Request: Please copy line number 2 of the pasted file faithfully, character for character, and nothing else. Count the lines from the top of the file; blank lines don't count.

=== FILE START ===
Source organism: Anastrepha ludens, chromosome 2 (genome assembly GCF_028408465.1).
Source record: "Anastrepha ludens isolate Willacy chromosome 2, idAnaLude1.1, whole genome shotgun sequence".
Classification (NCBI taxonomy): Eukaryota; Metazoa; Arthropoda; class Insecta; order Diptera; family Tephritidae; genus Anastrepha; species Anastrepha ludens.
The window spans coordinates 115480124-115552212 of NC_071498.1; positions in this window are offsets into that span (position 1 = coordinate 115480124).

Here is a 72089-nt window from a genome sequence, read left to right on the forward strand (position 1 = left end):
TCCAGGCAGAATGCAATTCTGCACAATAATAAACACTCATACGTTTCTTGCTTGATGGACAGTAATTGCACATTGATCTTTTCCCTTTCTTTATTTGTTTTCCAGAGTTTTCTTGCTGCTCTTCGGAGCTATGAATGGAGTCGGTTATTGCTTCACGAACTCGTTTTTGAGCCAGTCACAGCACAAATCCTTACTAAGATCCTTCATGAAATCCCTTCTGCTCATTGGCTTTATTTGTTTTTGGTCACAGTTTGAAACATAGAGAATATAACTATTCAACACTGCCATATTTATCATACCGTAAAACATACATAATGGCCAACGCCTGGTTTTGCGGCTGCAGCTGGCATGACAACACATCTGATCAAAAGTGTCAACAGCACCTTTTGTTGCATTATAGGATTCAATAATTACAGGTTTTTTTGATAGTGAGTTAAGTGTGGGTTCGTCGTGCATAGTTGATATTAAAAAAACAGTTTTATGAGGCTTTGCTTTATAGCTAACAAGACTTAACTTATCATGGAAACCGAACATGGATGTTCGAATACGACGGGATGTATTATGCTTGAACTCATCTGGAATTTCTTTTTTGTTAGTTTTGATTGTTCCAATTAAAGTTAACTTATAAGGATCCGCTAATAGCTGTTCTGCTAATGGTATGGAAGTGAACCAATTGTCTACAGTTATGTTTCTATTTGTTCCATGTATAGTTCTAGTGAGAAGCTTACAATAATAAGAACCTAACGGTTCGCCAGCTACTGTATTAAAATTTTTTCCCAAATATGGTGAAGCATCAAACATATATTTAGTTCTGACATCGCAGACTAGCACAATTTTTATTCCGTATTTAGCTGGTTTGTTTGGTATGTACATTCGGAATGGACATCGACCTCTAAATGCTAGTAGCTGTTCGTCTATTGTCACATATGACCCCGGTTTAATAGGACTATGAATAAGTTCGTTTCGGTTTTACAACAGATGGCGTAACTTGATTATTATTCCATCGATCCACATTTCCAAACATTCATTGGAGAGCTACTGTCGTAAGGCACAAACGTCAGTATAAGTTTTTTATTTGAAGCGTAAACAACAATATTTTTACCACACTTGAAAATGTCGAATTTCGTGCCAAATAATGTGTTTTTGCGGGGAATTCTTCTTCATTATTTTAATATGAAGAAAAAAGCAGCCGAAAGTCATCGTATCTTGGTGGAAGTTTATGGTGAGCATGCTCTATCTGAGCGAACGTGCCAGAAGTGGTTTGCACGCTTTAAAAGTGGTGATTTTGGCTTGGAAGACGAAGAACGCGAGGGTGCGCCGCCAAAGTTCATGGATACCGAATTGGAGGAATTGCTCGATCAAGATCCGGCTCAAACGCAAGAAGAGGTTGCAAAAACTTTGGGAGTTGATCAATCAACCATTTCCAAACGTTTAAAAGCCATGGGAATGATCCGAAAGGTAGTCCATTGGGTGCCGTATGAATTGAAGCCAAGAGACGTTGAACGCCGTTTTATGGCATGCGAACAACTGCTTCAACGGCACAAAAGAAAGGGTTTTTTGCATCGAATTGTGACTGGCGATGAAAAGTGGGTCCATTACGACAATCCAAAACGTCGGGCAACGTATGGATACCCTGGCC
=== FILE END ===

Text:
Source record: "Anastrepha ludens isolate Willacy chromosome 2, idAnaLude1.1, whole genome shotgun sequence".